"The children will get up at seven tomorrow because they will go to school."
Translation:Çocuklar yarın yedide kalkacaklar çünkü okula gidecekler.
I have the same question as ali_niki: Why can't yarin go in front of cocuklar?
why gidecek is not accepted here ? is "ler" mandatory in "gidecekler" because this second verb is too far away from the subject (even if çocuk"lar" is precised)?
"çocuklar" is in a different clause from "gidecekler." Because of "çünkü" it needs to be included. You could said "çocuklar....çünü onlar okula gidecek(ler)" or "çocuklar.....çünkü okula gidecekler." :)
Why is my answer wrong:
Yarın çocuklar saat yedide kalkacaklar çünkü okula gidecekler.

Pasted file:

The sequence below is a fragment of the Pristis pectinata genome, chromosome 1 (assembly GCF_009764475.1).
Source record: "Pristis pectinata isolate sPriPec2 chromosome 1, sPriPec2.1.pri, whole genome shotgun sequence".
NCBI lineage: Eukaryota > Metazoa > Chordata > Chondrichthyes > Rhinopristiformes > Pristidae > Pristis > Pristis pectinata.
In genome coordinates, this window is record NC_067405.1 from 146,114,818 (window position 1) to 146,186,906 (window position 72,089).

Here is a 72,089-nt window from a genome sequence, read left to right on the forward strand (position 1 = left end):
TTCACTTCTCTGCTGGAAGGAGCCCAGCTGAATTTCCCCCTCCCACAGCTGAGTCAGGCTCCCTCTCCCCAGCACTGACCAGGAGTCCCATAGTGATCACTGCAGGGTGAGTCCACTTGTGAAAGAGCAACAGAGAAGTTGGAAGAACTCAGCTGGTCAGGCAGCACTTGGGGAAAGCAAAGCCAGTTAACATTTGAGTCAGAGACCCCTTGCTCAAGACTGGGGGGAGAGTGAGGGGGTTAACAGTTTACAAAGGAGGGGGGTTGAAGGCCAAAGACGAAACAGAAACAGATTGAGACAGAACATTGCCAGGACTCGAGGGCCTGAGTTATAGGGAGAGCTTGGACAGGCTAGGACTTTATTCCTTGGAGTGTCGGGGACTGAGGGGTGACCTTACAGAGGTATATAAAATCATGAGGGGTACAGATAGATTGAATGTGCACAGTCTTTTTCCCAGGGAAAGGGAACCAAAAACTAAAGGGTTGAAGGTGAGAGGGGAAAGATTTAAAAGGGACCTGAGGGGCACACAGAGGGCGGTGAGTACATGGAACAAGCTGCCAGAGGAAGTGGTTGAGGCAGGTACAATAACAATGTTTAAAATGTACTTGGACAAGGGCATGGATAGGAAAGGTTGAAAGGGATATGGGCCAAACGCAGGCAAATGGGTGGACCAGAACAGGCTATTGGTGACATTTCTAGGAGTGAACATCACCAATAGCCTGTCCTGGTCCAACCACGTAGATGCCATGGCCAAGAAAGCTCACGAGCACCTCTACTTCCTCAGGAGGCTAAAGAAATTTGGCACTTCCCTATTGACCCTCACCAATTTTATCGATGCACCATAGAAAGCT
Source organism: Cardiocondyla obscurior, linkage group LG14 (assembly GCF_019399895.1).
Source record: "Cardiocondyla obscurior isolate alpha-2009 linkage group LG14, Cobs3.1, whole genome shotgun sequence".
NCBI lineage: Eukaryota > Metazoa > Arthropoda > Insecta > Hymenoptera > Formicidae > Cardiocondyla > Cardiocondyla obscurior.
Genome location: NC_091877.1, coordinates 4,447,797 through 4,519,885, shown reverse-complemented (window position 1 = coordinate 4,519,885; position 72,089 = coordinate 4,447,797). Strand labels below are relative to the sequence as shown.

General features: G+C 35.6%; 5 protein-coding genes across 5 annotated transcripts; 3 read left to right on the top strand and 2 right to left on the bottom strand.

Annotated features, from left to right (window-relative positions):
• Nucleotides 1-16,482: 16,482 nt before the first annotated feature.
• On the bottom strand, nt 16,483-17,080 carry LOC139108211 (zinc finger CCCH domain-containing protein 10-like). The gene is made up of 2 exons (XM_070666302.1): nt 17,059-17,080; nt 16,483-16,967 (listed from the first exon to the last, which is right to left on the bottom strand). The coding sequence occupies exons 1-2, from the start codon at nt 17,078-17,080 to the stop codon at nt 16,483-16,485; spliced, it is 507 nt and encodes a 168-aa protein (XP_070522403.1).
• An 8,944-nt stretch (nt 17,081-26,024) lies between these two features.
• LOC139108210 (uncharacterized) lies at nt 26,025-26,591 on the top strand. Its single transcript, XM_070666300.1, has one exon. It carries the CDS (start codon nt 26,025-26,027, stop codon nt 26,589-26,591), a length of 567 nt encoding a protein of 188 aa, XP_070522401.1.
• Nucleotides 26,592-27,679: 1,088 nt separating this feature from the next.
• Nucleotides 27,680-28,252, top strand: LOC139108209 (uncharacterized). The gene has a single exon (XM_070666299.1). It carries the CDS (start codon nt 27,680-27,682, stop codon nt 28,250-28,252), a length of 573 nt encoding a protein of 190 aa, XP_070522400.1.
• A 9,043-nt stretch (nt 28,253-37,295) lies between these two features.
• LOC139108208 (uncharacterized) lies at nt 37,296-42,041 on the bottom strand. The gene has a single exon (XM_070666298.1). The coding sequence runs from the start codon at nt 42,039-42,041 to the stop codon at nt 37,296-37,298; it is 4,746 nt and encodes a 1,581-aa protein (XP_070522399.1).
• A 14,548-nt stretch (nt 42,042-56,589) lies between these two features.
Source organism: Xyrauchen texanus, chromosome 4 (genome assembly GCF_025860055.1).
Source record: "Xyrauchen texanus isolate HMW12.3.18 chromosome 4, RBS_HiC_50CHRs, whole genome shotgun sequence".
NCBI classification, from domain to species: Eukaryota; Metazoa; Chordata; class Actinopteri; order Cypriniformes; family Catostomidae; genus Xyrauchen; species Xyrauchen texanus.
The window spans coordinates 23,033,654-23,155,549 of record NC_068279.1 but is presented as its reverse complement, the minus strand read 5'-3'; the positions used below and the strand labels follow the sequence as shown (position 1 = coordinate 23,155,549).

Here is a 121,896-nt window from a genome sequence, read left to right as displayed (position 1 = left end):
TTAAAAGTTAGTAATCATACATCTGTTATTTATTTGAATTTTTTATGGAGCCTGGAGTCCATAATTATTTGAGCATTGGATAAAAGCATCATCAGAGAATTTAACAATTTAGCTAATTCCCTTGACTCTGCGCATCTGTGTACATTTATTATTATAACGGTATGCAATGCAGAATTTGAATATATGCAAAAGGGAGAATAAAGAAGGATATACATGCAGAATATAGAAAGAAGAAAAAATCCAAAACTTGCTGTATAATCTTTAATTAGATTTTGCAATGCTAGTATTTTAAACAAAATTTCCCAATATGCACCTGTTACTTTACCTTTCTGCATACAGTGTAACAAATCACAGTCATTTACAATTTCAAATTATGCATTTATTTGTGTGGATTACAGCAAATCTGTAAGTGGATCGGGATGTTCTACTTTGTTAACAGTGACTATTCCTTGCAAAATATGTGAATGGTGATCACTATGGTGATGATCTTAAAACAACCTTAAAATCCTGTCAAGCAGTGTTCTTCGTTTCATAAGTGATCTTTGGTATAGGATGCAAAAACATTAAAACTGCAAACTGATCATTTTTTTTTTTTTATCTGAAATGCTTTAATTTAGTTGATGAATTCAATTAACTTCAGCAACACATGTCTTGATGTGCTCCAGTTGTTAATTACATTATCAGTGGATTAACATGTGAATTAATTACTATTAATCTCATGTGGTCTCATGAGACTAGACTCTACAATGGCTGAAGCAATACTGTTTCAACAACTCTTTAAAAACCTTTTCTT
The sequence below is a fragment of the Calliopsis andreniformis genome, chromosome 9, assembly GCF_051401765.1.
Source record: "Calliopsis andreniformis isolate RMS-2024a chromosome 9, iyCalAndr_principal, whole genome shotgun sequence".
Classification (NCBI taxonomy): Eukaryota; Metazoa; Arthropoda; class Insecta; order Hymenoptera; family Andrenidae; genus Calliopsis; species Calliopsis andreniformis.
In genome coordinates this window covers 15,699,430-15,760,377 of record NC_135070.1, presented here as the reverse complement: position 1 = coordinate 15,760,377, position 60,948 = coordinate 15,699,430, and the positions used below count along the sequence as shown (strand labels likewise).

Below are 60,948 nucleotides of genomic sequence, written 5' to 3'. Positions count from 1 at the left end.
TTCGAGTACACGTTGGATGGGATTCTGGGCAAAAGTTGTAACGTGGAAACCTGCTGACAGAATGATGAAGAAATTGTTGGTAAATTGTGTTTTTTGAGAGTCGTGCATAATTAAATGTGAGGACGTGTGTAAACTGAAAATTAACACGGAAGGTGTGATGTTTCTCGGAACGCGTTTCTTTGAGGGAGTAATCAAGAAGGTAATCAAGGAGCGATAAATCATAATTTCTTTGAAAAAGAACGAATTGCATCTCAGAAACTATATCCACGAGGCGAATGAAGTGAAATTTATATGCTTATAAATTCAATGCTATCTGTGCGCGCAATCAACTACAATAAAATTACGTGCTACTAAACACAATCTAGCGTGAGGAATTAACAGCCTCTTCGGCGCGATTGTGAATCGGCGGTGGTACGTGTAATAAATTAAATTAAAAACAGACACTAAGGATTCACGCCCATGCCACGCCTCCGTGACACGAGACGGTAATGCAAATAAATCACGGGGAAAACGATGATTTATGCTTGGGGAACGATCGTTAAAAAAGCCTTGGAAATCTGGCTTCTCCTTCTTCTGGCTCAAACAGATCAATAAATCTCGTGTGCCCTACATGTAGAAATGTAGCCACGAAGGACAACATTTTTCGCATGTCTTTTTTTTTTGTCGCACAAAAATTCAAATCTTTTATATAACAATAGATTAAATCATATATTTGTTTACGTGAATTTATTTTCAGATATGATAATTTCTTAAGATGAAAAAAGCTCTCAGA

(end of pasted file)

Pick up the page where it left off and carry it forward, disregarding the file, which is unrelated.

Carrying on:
Does kalkmak mean to leave? If so, why is it being back-translated as getting up?
It works for both( but the main definition of "Kalkmak" is stand up/get up) For example: the simplest form that it is used in is Kalk!(command) meaning "Stand up!" Here are the correct ways: "Kalkmak" is "to get up", you could use it for leaving, but usually it implies that "you will get up to leave" " Gitmek" is to leave/go (this one is the most common way to say to leave) BUT WHEN TALKING ABOUT "departing" like a bus for example "Kalkmak" is used more often. The bus will leave: "Otobüs kalkacak".